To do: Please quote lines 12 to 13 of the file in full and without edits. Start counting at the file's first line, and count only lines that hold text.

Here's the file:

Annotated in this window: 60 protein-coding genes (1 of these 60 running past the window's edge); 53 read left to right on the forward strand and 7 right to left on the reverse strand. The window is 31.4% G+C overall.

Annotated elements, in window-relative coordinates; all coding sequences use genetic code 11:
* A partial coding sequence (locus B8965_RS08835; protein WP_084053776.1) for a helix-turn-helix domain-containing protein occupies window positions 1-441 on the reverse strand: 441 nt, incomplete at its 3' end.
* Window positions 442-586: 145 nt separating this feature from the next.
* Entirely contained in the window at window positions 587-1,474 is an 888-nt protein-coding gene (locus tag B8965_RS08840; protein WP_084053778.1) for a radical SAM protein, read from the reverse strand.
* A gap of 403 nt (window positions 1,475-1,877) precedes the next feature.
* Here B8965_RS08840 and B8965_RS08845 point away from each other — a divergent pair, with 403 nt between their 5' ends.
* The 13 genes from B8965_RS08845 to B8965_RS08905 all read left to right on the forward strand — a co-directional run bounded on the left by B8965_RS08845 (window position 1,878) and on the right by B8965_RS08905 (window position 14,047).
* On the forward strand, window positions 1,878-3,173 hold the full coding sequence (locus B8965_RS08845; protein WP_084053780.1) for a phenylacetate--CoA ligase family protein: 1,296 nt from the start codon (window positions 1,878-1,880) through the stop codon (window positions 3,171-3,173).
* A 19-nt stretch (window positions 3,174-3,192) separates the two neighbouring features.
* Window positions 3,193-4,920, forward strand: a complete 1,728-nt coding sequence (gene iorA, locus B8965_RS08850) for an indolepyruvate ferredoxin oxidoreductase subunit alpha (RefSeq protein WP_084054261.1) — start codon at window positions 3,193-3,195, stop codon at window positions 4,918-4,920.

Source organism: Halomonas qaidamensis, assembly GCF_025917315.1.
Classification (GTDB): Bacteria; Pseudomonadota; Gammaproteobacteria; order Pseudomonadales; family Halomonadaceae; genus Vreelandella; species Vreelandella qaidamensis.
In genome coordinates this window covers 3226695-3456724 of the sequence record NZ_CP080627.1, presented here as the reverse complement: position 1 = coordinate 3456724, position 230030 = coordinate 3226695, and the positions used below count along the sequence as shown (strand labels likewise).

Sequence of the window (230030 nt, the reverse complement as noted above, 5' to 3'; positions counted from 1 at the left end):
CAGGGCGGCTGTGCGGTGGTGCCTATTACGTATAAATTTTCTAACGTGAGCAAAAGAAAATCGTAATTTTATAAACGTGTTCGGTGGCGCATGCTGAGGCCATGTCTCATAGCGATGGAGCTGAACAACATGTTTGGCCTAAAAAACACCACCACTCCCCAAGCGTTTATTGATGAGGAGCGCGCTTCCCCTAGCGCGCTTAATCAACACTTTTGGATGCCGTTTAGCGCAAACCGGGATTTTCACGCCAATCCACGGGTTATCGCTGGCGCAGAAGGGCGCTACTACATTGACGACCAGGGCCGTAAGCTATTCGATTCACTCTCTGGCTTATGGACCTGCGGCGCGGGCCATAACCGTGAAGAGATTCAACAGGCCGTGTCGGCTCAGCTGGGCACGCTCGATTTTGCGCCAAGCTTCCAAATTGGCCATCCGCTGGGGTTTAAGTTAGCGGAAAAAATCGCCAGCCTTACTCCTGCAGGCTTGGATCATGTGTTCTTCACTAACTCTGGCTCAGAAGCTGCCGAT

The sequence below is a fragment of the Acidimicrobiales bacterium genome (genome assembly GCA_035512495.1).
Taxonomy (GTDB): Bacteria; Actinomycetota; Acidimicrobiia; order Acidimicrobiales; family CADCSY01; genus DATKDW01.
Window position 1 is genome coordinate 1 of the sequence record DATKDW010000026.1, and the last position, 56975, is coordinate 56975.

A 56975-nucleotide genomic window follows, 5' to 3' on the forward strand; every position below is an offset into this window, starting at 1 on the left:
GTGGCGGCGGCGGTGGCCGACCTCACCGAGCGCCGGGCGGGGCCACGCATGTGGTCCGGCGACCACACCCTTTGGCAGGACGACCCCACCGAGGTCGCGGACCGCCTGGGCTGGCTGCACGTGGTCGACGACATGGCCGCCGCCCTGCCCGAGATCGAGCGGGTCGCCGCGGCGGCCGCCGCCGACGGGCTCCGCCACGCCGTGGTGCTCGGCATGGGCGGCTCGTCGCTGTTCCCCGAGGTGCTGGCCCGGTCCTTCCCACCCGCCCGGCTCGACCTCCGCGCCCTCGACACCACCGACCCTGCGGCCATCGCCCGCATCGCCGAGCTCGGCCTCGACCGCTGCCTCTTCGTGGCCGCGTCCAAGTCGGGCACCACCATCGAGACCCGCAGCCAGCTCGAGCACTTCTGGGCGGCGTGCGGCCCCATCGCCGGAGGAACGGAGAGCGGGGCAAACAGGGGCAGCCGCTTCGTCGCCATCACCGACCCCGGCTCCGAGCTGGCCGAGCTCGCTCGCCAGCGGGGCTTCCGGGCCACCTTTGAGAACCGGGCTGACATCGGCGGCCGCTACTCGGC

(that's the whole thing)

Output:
Source organism: Halomonas qaidamensis, assembly GCF_025917315.1.
Classification (GTDB): Bacteria; Pseudomonadota; Gammaproteobacteria; order Pseudomonadales; family Halomonadaceae; genus Vreelandella; species Vreelandella qaidamensis.